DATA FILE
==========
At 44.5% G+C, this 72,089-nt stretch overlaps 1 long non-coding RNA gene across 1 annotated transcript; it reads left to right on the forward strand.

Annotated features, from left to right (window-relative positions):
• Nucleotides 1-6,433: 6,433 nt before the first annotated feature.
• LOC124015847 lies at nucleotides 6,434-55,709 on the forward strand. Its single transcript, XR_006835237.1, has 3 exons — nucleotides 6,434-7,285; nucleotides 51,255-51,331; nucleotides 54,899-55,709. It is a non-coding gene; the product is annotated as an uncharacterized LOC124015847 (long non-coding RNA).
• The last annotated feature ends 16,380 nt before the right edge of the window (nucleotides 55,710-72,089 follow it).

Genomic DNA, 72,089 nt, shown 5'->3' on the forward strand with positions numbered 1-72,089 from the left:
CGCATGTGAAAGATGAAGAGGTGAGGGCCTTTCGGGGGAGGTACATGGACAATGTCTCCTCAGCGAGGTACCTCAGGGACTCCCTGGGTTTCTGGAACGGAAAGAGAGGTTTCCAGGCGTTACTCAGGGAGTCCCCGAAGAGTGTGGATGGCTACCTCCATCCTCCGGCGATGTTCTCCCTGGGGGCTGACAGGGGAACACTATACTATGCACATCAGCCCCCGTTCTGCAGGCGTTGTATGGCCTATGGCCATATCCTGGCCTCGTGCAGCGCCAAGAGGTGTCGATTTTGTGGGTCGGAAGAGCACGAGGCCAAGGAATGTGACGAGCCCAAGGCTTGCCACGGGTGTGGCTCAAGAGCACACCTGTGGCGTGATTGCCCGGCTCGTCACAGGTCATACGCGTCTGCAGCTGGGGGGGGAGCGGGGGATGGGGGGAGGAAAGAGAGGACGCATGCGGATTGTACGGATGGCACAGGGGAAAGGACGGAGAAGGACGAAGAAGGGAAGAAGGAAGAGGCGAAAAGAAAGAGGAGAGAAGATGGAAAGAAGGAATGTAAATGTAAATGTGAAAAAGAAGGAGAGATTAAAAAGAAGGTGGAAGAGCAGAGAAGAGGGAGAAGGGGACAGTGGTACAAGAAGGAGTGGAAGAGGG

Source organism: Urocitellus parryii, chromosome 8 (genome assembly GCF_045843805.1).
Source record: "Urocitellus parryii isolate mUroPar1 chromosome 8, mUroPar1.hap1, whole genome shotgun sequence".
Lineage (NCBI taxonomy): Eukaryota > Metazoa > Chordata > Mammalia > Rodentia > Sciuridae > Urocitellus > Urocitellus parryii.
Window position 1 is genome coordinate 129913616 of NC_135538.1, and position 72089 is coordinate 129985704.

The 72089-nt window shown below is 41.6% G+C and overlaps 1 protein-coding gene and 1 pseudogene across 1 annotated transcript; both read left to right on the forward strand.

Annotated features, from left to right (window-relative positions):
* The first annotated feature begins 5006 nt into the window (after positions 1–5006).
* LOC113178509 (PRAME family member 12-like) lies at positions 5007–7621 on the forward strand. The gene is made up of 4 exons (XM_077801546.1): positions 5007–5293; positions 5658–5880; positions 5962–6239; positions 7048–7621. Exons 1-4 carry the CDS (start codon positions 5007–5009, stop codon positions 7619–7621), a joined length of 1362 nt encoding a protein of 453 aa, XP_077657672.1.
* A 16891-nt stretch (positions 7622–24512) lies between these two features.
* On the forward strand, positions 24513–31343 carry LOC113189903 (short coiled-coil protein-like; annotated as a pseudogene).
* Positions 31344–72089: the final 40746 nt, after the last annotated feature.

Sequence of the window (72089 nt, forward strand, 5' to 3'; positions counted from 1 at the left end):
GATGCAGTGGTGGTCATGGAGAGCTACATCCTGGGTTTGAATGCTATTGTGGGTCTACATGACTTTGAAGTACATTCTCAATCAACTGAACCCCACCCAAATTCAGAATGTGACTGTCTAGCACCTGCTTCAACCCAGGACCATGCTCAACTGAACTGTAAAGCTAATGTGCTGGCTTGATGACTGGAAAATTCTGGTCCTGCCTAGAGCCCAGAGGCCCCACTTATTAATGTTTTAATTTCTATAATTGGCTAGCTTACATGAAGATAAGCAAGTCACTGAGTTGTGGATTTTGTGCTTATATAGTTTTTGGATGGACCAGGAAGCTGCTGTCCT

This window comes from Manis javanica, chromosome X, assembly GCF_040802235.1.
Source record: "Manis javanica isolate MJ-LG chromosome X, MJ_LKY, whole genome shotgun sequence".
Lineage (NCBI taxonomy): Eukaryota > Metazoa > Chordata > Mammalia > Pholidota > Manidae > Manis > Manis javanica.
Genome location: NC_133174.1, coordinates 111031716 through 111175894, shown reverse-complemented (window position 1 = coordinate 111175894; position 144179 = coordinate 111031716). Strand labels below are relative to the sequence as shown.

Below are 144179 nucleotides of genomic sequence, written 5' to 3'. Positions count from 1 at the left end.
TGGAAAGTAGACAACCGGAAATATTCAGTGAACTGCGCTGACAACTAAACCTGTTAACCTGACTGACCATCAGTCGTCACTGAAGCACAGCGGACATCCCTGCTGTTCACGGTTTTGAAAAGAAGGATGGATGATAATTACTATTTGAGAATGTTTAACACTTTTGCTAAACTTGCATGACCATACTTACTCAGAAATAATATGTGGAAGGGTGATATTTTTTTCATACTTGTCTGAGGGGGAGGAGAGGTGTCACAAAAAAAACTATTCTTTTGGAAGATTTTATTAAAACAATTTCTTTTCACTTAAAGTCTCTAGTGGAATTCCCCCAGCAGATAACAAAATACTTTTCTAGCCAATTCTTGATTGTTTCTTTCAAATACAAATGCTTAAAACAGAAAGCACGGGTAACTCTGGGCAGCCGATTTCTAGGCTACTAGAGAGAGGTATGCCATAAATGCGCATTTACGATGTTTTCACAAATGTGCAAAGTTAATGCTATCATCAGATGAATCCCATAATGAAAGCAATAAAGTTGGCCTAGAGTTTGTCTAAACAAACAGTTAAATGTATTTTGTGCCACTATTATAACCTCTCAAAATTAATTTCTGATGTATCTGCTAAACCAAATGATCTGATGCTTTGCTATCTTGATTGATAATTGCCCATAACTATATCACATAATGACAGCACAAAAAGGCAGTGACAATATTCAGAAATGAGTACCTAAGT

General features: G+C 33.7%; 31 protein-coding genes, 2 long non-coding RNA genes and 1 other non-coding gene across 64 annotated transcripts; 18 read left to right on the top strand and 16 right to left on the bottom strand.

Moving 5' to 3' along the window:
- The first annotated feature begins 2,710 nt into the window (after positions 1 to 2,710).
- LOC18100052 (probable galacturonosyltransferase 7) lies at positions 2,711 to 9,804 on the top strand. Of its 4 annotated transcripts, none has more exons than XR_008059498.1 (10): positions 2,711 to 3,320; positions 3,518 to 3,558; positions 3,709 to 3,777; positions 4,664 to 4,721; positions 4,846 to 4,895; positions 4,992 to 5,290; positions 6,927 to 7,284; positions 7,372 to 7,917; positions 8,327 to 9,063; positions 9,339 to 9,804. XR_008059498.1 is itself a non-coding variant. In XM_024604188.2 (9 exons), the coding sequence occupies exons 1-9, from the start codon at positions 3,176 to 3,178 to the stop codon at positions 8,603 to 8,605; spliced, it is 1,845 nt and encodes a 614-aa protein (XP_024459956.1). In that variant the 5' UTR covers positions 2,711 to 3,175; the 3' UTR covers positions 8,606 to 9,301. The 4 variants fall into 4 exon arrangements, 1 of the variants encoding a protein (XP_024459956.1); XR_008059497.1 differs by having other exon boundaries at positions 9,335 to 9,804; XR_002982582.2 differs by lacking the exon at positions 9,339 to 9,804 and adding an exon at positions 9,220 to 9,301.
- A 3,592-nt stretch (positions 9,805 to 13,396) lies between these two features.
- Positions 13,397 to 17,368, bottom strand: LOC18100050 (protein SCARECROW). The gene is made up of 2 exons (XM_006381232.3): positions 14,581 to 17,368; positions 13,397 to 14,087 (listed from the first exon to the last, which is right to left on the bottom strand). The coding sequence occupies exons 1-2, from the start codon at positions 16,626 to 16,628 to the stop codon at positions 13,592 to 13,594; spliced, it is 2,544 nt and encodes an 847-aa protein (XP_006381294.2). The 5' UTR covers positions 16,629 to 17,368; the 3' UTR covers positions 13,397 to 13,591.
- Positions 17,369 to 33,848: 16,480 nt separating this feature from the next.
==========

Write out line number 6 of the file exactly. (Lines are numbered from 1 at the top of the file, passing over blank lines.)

Genomic DNA, 72,089 nt, shown 5'->3' on the forward strand with positions numbered 1-72,089 from the left: